Examples of persona non grata visitors may include: 1) an employer attending the funeral of an employee who committed suicide when they learned their job was being eliminated; 2) a man walking into the viewing of a mother and child who died from injuries sustained when the man’s car errantly veered into oncoming traffic because he was intoxicated; or 3) a group of religious extremists shamelessly protesting at the funeral of an American soldier killed by a roadside bomb.

For those situations where both “individual” and “situational” indicators of volatility are in evidence, funeral directors must exercise extreme vigilance in thoroughly assessing the risks and selecting the most appropriate options for safeguarding these most volatile events. While individual indicators of volatility may be encountered with any funeral, the likelihood of a tumultuous outcome rises exponentially when the deceased died from the actions or inactions of others.

This concept of exponential volatility will be evinced with almost certainty in situations where death is the result of an actual or perceived injustice by those having marginalized or compromised psycho-emotional stability. In these situations, funeral directors should be alert to the fact that abject anger and rage can and will often supplant sorrow and grief with demonstrative and unpredictable volatility.

Part 3: Response
Responding to conditions of volatility provides funeral directors with options for mitigating both the risks and consequences of a tumultuous funeral. While prevention initiatives encourage appropriate decorum and the principles of detection provide the basis for identifying volatile issues and conditions, it is the response component that ultimately provides funeral directors with options for avoiding tumultuous viewings, funerals or graveside services. Funeral directors seeking to develop appropriate response measures may begin by simply considering:
• What type of incidents could occur?
• What must be done to prevent a particular event or incident from occurring?
• What must be done if a particular event or incident were to occur?

Funeral directors performing this scenario-based planning exercise should remember that the determination of “foreseeability” provides the basis for mitigating volatility and is premised upon what “could” occur, and not necessarily what “has” occurred. With this simple, three-part exercise complete, funeral directors may now focus their attentions on actually mitigating volatility. Options for mitigating volatility and the associated risks and liabilities of a tumultuous funeral should include, in part:
• Training for all staff in emergency action procedures should a tumultuous incident erupt.
• Contracting professional security or off-duty law enforcement officers to provide discreet protective services for funerals exhibiting excessive volatility.
• Installing or upgrading a digital video recording system.
• Enhancing current security systems to include wireless panic alarms and well-secured safe areas.
• Scheduling private or multiple sessions for viewings and even funeral services to avoid catalytic confrontations between volatile individuals or groups.
• Providing a private area where family and friends may retire to avoid a confrontation with those in attendance who may be less welcome.
• Providing copies of any active “restraining orders” to local law enforcement in the event that a “prohibited” individual should seek to attend any service being held.
• Retaining the professional services of a terminally degreed psychologist to be present during services where the risks of volatility are inarguable.

Part 4: Recovery
Recovering from a tumultuous funeral is no easy task! Many times these events result in damage to professional reputations, property and even persons. Funeral directors must consider in advance what they would do if an incident were to occur at their facility since no mortuary or funeral home is immune from the consequences of family altercations, gang violence or demonstrations by political or religious extremists.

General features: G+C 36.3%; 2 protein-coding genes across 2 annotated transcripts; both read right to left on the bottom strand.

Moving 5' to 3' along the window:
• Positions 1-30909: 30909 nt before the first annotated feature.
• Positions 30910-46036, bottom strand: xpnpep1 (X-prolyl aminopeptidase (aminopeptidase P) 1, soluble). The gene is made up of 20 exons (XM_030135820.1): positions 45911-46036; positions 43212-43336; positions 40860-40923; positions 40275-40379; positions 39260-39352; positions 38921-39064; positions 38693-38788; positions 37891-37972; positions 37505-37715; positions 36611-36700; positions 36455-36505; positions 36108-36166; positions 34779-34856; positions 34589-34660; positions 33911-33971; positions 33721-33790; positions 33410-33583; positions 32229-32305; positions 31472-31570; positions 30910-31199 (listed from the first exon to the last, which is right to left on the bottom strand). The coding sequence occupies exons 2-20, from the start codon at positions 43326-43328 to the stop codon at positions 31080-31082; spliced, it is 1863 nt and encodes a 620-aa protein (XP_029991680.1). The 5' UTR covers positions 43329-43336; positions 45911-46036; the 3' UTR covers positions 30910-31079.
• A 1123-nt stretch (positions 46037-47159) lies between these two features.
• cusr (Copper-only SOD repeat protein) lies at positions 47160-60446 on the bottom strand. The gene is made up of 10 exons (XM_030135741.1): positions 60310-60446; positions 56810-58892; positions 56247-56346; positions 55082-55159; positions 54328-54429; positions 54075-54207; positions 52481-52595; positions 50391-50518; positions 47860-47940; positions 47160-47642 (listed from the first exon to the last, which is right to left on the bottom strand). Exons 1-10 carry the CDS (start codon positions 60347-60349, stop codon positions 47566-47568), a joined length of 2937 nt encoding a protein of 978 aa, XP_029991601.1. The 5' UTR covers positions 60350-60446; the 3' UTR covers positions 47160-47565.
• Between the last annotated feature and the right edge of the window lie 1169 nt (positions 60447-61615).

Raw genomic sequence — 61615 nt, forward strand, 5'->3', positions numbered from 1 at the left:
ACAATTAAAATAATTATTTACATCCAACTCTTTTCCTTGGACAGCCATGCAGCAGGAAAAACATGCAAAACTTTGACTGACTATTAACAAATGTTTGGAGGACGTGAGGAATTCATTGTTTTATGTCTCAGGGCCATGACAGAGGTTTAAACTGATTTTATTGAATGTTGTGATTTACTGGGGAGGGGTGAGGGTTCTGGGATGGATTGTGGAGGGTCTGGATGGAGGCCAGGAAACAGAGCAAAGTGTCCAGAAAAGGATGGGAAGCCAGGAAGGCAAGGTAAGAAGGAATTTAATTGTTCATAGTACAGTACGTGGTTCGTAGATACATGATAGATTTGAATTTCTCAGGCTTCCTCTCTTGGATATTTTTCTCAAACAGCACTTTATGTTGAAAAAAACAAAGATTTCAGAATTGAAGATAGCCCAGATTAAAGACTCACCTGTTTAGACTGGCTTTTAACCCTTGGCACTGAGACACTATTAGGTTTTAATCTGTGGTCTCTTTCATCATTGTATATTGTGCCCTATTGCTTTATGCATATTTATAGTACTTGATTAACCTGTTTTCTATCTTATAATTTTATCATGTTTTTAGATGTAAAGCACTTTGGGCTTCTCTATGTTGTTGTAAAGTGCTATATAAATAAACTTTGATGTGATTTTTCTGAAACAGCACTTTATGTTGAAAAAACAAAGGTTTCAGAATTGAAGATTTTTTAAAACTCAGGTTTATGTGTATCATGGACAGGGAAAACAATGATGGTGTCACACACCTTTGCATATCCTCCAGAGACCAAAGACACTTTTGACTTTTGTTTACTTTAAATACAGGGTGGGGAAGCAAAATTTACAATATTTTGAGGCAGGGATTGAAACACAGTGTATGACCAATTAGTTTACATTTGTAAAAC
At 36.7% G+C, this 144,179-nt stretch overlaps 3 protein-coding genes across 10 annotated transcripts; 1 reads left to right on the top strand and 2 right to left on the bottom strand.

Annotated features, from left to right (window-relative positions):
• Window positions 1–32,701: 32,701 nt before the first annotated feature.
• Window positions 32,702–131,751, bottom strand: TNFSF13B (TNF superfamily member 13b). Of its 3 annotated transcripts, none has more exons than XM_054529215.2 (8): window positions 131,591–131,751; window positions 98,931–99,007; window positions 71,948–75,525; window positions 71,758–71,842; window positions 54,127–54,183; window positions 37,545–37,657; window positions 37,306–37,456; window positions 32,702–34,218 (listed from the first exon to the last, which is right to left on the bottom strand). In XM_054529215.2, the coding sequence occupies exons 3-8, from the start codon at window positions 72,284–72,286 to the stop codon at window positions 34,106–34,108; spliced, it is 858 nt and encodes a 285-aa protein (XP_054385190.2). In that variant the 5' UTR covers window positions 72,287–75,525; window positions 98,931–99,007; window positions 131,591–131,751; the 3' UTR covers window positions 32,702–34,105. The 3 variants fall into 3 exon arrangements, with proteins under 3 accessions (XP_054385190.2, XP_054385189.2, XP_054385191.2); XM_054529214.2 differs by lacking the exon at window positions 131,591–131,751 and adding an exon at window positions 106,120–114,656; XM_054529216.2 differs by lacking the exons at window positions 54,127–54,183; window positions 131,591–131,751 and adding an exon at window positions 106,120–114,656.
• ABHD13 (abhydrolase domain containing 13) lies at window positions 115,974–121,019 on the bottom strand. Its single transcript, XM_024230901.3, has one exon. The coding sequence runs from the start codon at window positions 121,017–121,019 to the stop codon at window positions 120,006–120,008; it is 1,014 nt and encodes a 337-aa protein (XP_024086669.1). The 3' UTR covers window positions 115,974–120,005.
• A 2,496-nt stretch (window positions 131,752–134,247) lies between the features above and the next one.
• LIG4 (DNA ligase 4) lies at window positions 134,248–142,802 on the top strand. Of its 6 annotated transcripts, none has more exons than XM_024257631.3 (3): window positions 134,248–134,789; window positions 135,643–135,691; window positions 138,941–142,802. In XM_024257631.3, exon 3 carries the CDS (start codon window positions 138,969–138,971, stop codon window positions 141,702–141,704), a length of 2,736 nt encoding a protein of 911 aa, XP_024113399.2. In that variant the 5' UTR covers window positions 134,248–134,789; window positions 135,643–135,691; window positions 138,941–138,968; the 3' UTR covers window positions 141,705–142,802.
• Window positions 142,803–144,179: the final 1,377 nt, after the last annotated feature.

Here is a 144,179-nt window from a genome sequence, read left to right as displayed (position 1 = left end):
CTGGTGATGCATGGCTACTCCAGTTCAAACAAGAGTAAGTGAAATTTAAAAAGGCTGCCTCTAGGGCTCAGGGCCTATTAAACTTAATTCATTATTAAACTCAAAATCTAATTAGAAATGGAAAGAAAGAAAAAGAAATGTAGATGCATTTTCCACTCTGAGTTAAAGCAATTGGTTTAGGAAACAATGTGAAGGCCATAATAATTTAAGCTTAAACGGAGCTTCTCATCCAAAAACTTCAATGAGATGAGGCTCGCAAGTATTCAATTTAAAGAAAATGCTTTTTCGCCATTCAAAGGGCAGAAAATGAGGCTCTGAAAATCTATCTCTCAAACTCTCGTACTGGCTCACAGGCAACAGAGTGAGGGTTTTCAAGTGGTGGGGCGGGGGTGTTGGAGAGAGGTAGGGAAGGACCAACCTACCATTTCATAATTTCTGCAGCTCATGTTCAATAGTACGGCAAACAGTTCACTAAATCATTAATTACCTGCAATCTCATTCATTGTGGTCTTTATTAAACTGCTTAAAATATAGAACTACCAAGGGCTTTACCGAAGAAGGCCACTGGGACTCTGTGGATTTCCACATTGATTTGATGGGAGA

When contemplating the recovery phase, funeral directors must determine what has been adversely impacted, and what must be done to correct that which has been impacted in order for the business to return to normal operating conditions. Several options designed to enhance recovery efforts include:
• Supplementing professional liability insurance.
• Developing “post incident” marketing and advertising initiatives.
• Locating contractors capable of effecting repairs to damaged property on minimal notice.
• Establishing a business continuity plan for the delivery of services normally provided should the funeral home or mortuary experience an adverse event that requires repairs or remodeling.

In the End…
While the solemnity, dignity and decorum of funeral services are most often respected by the families, visitors and guests of the deceased, the possibility that volatile conditions might ignite must always be considered. A funeral director’s ability to detect and effectively manage indicators of volatility in evidence is an essential consideration for mortuaries providing consummate professional services. For those who have experienced a tumultuous confrontation or altercation at a viewing, funeral or graveside service, it is a traumatic and often costly experience not easily forgotten; for those who have been fortunate enough to avoid a tumultuous funeral, it is a nightmare well worth avoiding!

Robert F. Granzow III is a Global Security Advisor for a multinational corporation headquartered in Pennsylvania. As a former associate professor of forensic criminal justice and certified deputy coroner in the Commonwealth of Pennsylvania, Mr. Granzow holds a Graduate Certificate in Forensic Medicine from Philadelphia College of Osteopathic Medicine, an M.S. degree from St. Joseph’s University, a B.S. degree from York College of Pennsylvania and an A.A. degree from Harrisburg Area Community College. He is a graduate of the Pennsylvania State Police Academy and is a member of ASIS International, the Association of Certified Fraud Examiners, the Northeast Pennsylvania Chiefs of Police Association and the International Association of Coroners and Medical Examiners.